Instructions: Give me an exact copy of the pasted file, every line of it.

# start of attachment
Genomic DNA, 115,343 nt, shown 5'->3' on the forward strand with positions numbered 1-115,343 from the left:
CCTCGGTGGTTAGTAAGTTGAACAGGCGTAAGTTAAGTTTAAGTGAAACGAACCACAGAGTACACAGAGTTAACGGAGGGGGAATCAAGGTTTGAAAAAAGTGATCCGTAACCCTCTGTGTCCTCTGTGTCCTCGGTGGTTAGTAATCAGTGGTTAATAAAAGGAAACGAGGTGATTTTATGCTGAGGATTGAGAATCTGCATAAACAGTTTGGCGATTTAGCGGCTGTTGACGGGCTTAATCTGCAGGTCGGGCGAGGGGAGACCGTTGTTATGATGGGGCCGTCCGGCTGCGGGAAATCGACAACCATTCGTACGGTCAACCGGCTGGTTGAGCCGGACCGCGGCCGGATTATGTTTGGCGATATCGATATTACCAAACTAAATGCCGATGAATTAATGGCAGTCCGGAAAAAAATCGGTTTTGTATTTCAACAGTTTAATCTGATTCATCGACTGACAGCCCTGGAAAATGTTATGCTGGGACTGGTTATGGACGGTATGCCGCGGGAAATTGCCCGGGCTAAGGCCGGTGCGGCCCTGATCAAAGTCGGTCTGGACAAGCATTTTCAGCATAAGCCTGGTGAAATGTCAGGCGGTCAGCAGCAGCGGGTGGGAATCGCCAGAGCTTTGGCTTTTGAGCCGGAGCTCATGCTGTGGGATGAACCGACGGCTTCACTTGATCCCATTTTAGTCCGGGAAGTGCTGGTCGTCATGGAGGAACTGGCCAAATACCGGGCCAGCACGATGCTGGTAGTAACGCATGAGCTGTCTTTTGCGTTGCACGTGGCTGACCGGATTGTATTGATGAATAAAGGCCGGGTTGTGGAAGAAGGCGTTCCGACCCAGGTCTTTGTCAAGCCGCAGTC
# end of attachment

Genomic DNA, 115,343 nt, shown 5'->3' on the forward strand with positions numbered 1-115,343 from the left:
CCTCGGTGGTTAGTAAGTTGAACAGGCGTAAGTTAAGTTTAAGTGAAACGAACCACAGAGTACACAGAGTTAACGGAGGGGGAATCAAGGTTTGAAAAAAGTGATCCGTAACCCTCTGTGTCCTCTGTGTCCTCGGTGGTTAGTAATCAGTGGTTAATAAAAGGAAACGAGGTGATTTTATGCTGAGGATTGAGAATCTGCATAAACAGTTTGGCGATTTAGCGGCTGTTGACGGGCTTAATCTGCAGGTCGGGCGAGGGGAGACCGTTGTTATGATGGGGCCGTCCGGCTGCGGGAAATCGACAACCATTCGTACGGTCAACCGGCTGGTTGAGCCGGACCGCGGCCGGATTATGTTTGGCGATATCGATATTACCAAACTAAATGCCGATGAATTAATGGCAGTCCGGAAAAAAATCGGTTTTGTATTTCAACAGTTTAATCTGATTCATCGACTGACAGCCCTGGAAAATGTTATGCTGGGACTGGTTATGGACGGTATGCCGCGGGAAATTGCCCGGGCTAAGGCCGGTGCGGCCCTGATCAAAGTCGGTCTGGACAAGCATTTTCAGCATAAGCCTGGTGAAATGTCAGGCGGTCAGCAGCAGCGGGTGGGAATCGCCAGAGCTTTGGCTTTTGAGCCGGAGCTCATGCTGTGGGATGAACCGACGGCTTCACTTGATCCCATTTTAGTCCGGGAAGTGCTGGTCGTCATGGAGGAACTGGCCAAATACCGGGCCAGCACGATGCTGGTAGTAACGCATGAGCTGTCTTTTGCGTTGCACGTGGCTGACCGGATTGTATTGATGAATAAAGGCCGGGTTGTGGAAGAAGGCGTTCCGACCCAGGTCTTTGTCAAGCCGCAGTC